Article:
Reader's Workshop - Inferencing Character's Personalities

Our focus during Reader's Workshop the past few weeks has been on making inferences about character's personalities.  We are noticing and marking with sticky notes our character's actions, and writing about and discussing what those actions reveal to us about the character's personality.

For fifth grade readers, noticing their thinking while they read (metacognition), is a tough feat.  Each day I am modeling my noticings about our character's actions during our daily read aloud of the book Wonder by R.J. Palacio.  Which if you haven't read it yet, check it out!!  Great new book that addresses the issue of acceptance (close to the heart of middle school aged kids).

After I model and the students discuss their thinking with partners, they  head off to their just right books to practice independently. Right now we are using sticky notes to mark when a character does something that shows the reader a bit about that character's personality. The purpose is to mark this evidence so that later when we write a response in our reader's notebooks about our main character, we will have evidence to support the response.  The stems we are using to mark these places are:

I think it must be ________________ to be (main character) because..........

(I had students write this response after they finished the first chapter of their independent reading book to help them empathize with the main character and begin to think about what it must be like to be that character.)

I'm noticing that    (main character)                (action)_____ on page _____and this shows that he/she is          (character trait)       because...........

(We wrote this response on day two.  The students looked for a specific action - for example "I noticed that on page 32, John picked up his locker partner's papers that fell all over the ground. This shows me that John is kind and helpful because usually when someone I know picks up something I drop, they are doing it to be nice and they are helping me.)

I'm noticing that       (supporting character)              (action)_______ on page _____and this shows that he/she is       (character trait)        because............

(The purpose of this response on day three is to begin to compare character's actions.  CCSS require fifth grade students to compare and contrast two characters in a text 5.RL.3.

I was surprised when       (main character)            ___(surprising action)_______ on page _____and this shows that he/she is (character trait) because .............

(Day four's response is to notice when the main character does something surprising and to use this noticing to continue to build inferences (theories) about the character's personality.  For example, "I noticed that on page 56, after John found out that he failed his math test, he slammed his locker door in his locker partner's face.  This showed me that even though John is usually kind and helpful, when he's frustrated, he can lose his temper and take it out on his friends.)

I'm noticing that ___(object)_________is very special to      (main character)      and this shows that he/she is (character trait)  because.............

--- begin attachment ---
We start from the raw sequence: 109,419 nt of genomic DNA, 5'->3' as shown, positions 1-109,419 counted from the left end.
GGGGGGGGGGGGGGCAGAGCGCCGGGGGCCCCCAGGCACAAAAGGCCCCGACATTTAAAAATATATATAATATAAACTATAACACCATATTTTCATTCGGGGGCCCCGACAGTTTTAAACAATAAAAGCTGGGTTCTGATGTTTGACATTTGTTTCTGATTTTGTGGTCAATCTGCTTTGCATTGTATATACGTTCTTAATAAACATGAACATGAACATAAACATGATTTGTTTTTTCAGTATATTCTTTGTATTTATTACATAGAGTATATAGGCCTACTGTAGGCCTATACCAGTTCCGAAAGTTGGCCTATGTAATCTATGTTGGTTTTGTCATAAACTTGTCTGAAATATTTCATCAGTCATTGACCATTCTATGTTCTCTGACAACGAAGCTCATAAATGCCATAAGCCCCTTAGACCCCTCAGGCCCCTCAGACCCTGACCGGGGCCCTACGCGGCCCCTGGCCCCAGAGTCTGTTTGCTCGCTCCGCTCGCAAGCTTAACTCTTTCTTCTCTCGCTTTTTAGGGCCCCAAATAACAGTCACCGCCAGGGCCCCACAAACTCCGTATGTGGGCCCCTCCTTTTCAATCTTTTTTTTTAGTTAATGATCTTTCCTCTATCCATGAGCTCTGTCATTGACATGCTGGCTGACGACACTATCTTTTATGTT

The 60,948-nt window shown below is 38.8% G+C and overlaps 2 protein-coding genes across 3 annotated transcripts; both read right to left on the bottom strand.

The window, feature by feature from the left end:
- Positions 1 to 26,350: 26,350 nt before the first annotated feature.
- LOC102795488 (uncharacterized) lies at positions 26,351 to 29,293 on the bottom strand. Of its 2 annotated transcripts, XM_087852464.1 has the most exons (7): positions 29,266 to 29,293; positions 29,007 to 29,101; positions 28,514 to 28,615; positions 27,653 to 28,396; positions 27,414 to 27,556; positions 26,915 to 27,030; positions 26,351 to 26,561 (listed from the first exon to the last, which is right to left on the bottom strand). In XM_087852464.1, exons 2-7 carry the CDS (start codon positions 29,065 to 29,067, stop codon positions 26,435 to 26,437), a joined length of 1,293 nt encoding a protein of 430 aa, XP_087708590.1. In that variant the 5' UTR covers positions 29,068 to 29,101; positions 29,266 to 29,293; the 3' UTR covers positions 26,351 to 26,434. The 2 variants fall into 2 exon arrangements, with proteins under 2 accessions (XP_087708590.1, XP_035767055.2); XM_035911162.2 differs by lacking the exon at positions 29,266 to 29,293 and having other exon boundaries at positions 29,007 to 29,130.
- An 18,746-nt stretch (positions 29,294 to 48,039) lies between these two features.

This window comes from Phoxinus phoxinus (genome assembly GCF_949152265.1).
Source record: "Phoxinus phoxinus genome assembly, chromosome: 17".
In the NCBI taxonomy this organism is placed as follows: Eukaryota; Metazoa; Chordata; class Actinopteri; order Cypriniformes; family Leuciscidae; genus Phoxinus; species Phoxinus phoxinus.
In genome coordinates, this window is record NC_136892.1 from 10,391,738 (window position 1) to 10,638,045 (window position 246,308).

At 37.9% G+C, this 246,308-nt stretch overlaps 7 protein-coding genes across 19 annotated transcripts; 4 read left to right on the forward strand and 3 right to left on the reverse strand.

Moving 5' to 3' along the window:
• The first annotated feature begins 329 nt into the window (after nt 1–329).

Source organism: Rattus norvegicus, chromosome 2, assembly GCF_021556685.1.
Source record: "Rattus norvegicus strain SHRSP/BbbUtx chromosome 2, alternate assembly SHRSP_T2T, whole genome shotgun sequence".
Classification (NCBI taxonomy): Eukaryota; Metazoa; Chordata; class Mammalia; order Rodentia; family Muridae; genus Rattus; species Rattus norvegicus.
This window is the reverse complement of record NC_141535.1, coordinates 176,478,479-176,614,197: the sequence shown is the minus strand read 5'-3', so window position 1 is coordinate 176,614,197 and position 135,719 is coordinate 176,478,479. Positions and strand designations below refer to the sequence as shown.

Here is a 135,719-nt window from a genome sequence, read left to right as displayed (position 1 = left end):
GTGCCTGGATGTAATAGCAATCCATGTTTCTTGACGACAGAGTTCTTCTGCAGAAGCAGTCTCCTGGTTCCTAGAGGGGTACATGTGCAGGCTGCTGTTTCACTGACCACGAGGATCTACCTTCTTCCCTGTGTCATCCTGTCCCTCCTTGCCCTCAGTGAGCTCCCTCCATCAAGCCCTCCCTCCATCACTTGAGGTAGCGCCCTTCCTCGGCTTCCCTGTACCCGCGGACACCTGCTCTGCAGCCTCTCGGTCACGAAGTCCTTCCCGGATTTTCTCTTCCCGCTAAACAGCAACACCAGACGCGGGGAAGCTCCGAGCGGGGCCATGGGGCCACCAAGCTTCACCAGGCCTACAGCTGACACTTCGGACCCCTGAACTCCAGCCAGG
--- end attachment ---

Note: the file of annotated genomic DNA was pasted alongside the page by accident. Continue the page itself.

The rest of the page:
(On day five we moved beyond noticing our character's actions to noticing special objects that will help us infer more about their personality. For example, "I noticed on page 77 that John has a picture of his dad hanging on the door of his locker. His dad is away at war.  Whenever he looks at the picture he thinks about what advice his dad would give him.  Sometimes the picture helps him, but sometimes it frustrates him.  This shows me that John is feeling lost in middle school without his dad around to give him advice."

Next week each student will write a one-page written response about "Who is _(main character)__________?  Tell me about his/her personality, likes, dislikes, and problems.  Use the evidence you've marked with sticky notes to support your response. Remember to cite the page numbers where you found the evidence."

I'm looking forward to reading the responses!!!  I hope this close, critical reading and noticing/marking of evidence will prove to pay off when they craft their thinking into a written reading response.  I'll keep you posted on how they turn out.  Also, we will continue to think critically about our characters next week as well.  Check back for our second set of question stems!

If you want to try out the same questions stems with your students. Click here for the FREEBIE!

Also, if you're interested in FREE lesson plans for teaching your readers to make character inferences click HERE. Our district is piloting/adopting the use of these lesson plans this year.



  1. I just grabbed your freebies from Manic Monday. I teach fourth grade and we need to work more on non-fiction texts.

  2. So glad to find your blog through MM - I'm a new follower.

    Math is Elementary

  3. Melissa, thank you so much for linking this post up to Middle School Matters Blog. This is such a great find to share! Indirect characterization can be tricky for students, and your materials really help with collecting some text based details and creating inferences. Great way to encourage "reading like a detective!"
    Thanks again,
    Stephanie @


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